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Marlow's journey is symbolic of a person's mind and soul. Just as Marlow progresses into the darkness of the African continent, a person's brain and heart are just as dark as the continent itself in that we really don't know what that person is thinking or what that person is capable of. The darkness of a man's soul would be the evil that he's capable of, thus the title. The African continent is uncharted just as a person's mind and soul are uncharted territories.
Some also see Marlow's journey as a metaphor for sin and redemption. As is true in so many books, dark and light are symbolic for good and evil. Marlow's journey into the darkness of Africa is representative of the darkness of human evil and death. Returning from Africa, or the light, then represents life and goodness. Kurtz was unable to be saved from evil, but Marlow is saved in the end. In recognizing all people's penchant for evil, he's able to save himself from it by not giving in to his darker side.
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Marlow journeys not only into the heart of Africa where he sees what isolation and moral corruption have done to Kurtz but he also gradually recognizes what he himself is capable of becoming--a man like Kurtz. The trip up the river becomes a journey into himself, an examination of what he believes and knows is right.
Marlow naively begins his trip from Brussels, seeking only to pilot a steamboat, but upon his arrival in Africa, he is shocked by the condition of the Africans and by the chaos that greets him. Moving further inland, he discovers that the corruption only worsens when he meets characters like the Accountant and the Brickmaker, both of whom represent hollow characters (like ivory) more concerned about appearance than compassion or accomplishment. As Marlow waits to repair his foundered boat, he stresses the value of work. Traveling from the Central Station to reach Kurtz, Marlow recounts his admiration for the cannibals' restraint, which sharply contrasts the pilgrims' greed and eagerness to shoot their guns.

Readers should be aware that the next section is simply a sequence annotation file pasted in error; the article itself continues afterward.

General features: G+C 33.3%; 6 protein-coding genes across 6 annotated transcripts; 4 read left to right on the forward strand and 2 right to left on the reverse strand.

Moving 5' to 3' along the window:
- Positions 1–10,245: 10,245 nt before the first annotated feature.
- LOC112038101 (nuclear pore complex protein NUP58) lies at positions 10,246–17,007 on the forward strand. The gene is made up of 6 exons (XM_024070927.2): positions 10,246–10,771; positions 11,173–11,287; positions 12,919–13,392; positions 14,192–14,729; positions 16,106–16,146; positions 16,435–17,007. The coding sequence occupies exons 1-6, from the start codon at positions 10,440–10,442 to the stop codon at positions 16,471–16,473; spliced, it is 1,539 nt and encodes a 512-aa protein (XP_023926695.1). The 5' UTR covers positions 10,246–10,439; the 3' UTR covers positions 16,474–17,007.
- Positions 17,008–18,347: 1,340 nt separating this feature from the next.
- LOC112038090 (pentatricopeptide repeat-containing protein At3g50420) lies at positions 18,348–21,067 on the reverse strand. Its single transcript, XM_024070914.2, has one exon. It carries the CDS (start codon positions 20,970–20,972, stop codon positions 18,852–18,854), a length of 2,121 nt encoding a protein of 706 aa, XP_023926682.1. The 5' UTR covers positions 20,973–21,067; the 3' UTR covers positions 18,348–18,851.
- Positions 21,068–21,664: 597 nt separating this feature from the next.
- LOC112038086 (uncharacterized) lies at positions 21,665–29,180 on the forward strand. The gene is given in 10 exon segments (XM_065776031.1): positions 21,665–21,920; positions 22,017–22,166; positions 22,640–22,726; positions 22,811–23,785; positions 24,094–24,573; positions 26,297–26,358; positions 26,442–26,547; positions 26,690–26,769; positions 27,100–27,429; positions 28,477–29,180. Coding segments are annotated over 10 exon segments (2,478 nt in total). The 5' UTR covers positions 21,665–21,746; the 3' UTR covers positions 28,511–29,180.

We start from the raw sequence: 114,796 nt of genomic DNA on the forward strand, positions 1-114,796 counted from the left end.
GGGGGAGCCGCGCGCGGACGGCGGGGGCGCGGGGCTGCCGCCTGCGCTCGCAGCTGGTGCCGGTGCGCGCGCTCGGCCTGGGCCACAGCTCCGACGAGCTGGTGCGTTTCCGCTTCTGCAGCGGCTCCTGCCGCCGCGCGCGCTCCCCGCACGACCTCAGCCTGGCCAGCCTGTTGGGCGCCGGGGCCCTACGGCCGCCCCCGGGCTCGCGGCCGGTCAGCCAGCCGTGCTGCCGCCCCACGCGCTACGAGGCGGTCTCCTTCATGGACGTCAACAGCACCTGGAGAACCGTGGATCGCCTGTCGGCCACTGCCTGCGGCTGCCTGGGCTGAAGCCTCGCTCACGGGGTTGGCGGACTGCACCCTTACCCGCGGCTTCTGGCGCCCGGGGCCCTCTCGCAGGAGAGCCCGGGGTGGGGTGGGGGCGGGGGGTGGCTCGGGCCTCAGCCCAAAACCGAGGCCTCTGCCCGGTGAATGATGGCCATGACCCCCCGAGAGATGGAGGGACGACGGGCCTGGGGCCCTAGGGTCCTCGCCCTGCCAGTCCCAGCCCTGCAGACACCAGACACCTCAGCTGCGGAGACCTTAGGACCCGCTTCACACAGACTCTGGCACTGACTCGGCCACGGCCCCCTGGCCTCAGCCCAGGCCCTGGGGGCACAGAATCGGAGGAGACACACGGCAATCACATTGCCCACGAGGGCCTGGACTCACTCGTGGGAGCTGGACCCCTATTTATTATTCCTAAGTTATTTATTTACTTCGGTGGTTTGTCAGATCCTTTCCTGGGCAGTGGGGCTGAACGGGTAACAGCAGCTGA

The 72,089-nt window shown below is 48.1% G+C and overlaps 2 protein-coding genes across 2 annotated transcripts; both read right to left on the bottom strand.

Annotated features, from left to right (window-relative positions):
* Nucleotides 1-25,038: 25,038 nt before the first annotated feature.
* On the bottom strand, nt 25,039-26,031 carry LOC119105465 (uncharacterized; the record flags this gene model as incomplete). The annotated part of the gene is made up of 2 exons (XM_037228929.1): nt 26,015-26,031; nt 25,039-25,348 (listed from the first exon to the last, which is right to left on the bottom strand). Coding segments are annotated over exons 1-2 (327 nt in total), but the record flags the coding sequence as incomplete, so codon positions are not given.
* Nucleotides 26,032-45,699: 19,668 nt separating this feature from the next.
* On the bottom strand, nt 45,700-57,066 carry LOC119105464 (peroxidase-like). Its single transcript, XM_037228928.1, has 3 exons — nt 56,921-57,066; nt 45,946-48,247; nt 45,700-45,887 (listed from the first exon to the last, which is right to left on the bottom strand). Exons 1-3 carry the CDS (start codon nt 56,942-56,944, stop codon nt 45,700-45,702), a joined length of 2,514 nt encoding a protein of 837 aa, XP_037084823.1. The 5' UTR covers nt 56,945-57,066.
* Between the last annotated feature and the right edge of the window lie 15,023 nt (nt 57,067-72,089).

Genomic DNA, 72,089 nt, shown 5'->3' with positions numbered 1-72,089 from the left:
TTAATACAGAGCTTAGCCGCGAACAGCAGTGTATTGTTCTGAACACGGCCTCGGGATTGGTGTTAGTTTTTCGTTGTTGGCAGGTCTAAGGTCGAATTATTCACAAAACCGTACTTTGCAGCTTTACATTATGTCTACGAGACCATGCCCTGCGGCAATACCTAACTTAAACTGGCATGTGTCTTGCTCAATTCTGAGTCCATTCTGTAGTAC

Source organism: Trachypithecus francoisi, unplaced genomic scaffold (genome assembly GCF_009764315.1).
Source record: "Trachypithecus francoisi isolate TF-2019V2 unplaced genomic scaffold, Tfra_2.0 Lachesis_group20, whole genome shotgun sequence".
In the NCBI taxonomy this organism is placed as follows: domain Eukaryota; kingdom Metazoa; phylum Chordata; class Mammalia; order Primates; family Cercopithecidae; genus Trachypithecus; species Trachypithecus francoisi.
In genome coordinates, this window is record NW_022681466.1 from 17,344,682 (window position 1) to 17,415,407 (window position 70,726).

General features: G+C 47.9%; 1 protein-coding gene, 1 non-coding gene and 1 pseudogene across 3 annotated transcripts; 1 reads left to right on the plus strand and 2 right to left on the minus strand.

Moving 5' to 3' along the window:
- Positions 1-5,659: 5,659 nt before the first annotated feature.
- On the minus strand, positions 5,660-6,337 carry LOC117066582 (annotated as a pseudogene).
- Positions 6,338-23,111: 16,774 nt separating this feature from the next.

Marlow's journey causes him to examine what he believes, and he realizes that choices are often not easy to make when he must choose to lie to the Intended despite his hatred of lying. He learns that compromise is necessary, but he won't allow himself to step over the precipice into the pit of moral decay where he found Kurtz. Now Marlow knows all men are capable of evil.
Could you consider the trip symbolizes one walking through Hell?
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